This article arrived in my inbox today. I thought it makes for a fitting addition to the previous post.
And Yet Other Sad news, from the Luzhou Church Choir
Aside from references to the crash, my WeChat messages added another 54 notices this morning, with a majority of those being from the Luzhou Church Choir’s soprano group.
It’s not unusual at this time of year, during Lent, for so many messages to go flying. There are announcements of Easter anthems we’ll be singing, photo copies of the music, recordings to listen to, discussions of what went wrong during rehearsals that need fixing, reminders about wearing the black Mary Jane uniform shoes (not sandals) for upcoming worship services, those asking leave for various reasons and replies that notices having been received and recorded. (Yes, the Luzhou Church choir members take their rehearsals and Sunday worship very seriously, including excused or non-excused absences being marked and the roll taken at every practice.)
But these were regarding sad news, as posted by Choir Monitor (leader) Zhang in Chinese. I give you the translated version below:
“Choir Family Members: Sister Liu Xiao, who has been serving and working with us for so many years, was picked up by the Lord this morning because of illness.My heart is very sad but the Lord is never wrong in His decision. At the request of her family, the memorial service is scheduled to start tomorrow (Thursday, March 24) at 3 p.m. at Yangqiao South Funeral Home. We beseech the Father to comfort her family and all others. We pray the Heavenly Father to remember Sister Xiao for all her Christian service. We implore the Lord to lead tomorrow’s ministry as we remember her life. For those who have time, please go to see Sister Xiao off on her final earthly journey.”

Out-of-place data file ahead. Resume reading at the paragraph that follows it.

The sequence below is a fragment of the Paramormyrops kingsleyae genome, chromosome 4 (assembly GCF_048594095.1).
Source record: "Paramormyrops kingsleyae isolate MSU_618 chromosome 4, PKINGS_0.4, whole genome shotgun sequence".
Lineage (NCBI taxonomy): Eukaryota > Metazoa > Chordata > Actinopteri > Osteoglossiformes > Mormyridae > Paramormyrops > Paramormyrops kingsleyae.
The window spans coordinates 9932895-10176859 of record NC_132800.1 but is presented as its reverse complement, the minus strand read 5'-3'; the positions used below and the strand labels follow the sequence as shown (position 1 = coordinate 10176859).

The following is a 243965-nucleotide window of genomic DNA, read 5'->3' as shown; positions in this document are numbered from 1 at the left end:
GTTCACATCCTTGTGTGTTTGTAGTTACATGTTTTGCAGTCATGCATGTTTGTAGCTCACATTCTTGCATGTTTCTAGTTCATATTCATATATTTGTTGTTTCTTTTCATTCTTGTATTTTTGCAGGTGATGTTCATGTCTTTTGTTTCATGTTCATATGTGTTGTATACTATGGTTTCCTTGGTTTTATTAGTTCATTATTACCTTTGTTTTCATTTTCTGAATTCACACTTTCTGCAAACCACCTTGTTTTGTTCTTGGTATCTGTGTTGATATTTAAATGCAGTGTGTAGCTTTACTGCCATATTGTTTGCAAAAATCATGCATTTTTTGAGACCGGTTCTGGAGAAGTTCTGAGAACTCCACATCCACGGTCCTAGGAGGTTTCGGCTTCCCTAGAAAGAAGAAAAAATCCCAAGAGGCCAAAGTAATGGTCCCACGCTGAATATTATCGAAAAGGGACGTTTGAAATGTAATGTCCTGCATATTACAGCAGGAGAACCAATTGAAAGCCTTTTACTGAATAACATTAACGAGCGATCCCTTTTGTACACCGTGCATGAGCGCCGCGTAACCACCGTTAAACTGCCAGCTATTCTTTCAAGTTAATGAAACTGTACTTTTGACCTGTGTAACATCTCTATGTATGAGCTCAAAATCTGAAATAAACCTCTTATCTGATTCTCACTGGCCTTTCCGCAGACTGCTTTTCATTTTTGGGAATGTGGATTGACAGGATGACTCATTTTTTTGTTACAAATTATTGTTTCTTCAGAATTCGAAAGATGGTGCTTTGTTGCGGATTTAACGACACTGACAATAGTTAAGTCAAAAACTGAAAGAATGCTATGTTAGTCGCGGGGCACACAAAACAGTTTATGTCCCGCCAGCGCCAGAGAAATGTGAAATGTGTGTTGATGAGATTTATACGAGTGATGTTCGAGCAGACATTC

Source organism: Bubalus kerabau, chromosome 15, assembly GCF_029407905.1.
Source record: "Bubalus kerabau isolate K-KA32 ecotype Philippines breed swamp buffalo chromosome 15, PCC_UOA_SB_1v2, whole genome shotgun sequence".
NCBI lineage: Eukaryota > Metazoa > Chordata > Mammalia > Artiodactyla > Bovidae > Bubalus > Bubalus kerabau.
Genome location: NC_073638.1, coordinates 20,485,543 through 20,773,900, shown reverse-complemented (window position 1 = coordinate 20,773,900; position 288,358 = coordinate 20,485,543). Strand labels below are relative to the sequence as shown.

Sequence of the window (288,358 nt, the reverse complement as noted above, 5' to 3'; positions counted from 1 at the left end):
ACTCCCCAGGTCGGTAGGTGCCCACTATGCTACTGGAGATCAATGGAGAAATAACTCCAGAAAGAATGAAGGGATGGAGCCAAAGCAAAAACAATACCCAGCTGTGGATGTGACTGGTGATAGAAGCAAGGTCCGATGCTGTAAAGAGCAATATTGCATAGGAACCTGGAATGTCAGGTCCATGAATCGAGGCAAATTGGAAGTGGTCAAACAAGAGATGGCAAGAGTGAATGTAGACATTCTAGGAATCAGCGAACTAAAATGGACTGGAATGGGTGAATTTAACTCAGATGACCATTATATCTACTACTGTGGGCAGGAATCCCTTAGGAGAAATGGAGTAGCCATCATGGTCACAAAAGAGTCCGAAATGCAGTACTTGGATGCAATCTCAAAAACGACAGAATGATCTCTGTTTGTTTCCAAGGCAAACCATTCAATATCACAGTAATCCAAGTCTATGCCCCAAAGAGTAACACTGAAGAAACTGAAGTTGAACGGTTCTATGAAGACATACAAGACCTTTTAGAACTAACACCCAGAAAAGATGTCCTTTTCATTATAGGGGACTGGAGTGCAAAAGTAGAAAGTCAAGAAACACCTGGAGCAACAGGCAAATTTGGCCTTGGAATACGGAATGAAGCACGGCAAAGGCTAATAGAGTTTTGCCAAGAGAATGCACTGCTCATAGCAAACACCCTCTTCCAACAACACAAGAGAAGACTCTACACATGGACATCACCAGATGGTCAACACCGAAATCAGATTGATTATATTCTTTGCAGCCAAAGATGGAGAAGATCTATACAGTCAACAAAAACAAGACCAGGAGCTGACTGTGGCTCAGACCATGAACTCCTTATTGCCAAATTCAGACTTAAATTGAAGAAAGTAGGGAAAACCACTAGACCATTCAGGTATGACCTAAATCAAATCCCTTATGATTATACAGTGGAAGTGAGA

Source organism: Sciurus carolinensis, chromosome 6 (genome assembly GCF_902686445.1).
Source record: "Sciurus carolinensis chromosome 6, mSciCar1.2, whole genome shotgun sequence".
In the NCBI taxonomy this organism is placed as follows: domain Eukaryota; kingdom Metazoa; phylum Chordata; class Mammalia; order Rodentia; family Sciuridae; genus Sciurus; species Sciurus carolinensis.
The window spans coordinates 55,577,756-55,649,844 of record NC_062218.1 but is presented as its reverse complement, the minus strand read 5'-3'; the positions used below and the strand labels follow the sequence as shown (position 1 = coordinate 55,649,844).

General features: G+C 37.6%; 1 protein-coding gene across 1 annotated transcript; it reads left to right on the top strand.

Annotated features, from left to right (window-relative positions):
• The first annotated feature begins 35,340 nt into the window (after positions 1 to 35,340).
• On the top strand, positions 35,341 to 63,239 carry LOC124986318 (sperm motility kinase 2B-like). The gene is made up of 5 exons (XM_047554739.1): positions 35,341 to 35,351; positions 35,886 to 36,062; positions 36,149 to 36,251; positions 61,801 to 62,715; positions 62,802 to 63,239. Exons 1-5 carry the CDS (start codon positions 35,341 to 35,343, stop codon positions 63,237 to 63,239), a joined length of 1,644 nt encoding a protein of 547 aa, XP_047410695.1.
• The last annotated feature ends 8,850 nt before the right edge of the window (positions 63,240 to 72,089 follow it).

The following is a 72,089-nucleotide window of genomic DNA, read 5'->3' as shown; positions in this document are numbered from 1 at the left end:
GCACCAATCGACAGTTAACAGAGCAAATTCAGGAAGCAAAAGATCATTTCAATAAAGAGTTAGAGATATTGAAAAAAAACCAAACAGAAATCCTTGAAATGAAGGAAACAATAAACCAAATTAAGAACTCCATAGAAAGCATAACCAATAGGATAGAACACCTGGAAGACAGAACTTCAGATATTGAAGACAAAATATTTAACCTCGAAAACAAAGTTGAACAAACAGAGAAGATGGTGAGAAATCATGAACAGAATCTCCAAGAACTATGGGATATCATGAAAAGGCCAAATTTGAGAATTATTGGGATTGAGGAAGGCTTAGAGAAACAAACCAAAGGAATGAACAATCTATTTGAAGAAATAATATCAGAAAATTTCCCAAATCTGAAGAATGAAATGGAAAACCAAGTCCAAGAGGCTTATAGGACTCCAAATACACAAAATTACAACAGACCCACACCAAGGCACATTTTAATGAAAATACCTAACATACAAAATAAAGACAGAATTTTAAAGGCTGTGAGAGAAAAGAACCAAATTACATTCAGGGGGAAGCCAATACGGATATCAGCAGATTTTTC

This was followed by those adding their blessings and condolences to the group, with several continuing with determination:
“Yes, I also. Wish Sister Xiao RIP all the way.”
“My car can take us. It holds 3.”
” I can take 2 more. Meet me at Zhongshan Road at the Medical College.”
“Contact me for seating.”
And a last note from Monitor Zhang, which was so touching: “Brothers and Sisters, for those who can go to the memorial service tomorrow, please bring the song “The Incarnation,” “Golden Jerusalem” and “He cares for me.” We will sing for Sister Xiao and send her to the Lord in song.”
This was followed by numerous choir members eagerly responding:
“All right. “
“I can pick up all music at the church. Message me.”
“May the Lord bless our efforts.”
And from America, while still waiting to return to my school and beloved choir family in Luzhou, I add the same: Amen!
The loss of your choir sister is sad….such gentle messages to carry each of uyou at this time.
You raised a point I never had considered – Chinese funeral homes. I don’t believe I ever heard of one being mentioned before or of seeing one. The only note of a death was perhaps on 3 occasions when we saw a parade passing on the street…folks dressed in white. Believe I anticipated cremation as the norm.